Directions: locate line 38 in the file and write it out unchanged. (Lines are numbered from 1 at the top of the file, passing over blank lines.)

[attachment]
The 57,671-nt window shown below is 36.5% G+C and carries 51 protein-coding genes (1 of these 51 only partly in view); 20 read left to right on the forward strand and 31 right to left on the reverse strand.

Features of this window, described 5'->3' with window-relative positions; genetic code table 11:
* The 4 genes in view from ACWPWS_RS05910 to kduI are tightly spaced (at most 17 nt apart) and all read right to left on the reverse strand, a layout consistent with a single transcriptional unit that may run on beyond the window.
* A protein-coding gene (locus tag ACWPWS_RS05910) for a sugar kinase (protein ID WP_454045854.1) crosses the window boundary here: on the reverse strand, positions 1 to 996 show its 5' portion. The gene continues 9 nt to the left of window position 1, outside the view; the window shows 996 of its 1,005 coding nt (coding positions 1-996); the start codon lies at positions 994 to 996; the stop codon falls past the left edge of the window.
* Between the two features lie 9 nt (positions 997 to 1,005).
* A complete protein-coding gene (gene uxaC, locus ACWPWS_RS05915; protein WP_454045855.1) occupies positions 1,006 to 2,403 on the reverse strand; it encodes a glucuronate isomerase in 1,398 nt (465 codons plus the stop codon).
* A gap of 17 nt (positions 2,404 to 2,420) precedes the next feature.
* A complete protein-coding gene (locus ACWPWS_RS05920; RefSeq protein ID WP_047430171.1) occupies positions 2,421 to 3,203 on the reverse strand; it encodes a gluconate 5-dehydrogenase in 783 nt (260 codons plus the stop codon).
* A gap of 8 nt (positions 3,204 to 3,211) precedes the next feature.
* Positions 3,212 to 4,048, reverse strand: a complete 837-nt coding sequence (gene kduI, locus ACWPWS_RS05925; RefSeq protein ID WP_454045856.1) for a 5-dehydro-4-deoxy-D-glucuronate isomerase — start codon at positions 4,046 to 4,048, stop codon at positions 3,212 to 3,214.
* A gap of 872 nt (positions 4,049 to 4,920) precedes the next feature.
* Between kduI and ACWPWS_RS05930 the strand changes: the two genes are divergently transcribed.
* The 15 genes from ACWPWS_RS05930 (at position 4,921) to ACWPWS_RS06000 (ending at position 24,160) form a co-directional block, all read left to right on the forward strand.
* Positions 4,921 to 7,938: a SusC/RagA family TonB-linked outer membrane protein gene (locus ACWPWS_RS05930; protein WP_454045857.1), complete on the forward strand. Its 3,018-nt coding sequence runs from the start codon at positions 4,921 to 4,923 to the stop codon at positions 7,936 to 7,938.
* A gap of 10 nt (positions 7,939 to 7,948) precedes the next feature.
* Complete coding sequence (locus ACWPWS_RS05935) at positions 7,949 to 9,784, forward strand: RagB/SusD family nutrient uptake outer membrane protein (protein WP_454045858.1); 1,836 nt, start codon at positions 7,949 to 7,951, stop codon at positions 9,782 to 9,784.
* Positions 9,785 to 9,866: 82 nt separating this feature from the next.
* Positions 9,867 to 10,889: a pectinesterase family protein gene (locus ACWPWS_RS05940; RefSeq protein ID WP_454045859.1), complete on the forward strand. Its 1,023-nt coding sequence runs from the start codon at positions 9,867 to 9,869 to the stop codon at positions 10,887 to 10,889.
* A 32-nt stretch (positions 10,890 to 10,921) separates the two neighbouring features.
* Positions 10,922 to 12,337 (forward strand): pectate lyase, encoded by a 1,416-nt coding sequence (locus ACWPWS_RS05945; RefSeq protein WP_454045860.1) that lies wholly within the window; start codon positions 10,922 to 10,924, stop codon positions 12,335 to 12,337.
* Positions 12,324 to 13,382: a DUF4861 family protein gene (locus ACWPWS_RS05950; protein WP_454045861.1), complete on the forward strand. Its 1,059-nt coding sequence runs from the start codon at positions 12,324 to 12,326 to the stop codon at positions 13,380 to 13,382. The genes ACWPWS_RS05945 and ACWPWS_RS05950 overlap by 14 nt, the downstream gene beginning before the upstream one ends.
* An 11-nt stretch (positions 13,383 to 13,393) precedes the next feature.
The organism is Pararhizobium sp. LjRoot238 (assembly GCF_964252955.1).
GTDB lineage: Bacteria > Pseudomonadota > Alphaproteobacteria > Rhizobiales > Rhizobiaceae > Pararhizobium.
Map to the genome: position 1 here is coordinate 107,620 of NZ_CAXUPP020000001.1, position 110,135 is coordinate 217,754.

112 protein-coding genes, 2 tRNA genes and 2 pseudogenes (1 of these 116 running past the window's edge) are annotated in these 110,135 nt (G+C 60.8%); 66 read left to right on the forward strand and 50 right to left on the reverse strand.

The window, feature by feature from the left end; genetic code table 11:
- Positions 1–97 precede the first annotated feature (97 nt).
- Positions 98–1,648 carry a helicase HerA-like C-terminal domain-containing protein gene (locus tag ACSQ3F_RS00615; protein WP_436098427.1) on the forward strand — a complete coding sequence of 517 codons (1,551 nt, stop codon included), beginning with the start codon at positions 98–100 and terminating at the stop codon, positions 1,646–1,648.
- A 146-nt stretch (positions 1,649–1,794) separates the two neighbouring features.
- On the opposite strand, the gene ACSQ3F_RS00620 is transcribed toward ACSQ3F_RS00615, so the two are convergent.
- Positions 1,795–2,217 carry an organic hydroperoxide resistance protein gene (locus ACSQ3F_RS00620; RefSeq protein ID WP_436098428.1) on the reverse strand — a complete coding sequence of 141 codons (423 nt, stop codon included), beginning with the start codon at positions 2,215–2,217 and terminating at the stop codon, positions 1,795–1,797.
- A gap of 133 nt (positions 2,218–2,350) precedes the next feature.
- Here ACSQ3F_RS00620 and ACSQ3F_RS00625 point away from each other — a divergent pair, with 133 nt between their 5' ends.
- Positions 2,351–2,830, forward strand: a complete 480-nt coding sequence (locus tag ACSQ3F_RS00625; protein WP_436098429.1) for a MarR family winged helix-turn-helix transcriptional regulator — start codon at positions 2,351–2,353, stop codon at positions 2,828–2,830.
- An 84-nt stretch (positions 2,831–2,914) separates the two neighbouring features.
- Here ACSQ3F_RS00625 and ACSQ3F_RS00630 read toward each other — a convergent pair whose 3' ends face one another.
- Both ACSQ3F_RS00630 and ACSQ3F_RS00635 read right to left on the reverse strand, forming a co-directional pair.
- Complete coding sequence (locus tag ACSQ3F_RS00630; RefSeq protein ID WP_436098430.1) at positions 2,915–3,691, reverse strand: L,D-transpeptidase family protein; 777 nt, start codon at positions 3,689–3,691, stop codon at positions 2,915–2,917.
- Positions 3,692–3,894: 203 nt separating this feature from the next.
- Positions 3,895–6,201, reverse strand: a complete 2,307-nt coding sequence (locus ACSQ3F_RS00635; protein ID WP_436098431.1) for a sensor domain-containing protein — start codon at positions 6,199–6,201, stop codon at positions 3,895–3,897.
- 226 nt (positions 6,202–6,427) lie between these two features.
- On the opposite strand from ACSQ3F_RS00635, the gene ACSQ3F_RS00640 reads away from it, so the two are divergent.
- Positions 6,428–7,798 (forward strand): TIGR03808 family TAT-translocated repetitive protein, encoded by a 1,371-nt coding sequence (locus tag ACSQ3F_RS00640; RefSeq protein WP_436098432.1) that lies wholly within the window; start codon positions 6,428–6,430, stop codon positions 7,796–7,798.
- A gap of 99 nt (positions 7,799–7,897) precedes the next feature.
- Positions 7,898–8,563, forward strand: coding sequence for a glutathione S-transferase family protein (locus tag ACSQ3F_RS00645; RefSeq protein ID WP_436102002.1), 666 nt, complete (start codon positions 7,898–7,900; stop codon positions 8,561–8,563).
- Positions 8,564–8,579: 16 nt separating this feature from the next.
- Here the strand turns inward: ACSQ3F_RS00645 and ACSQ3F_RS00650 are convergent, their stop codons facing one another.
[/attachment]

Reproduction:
- Both ACSQ3F_RS00630 and ACSQ3F_RS00635 read right to left on the reverse strand, forming a co-directional pair.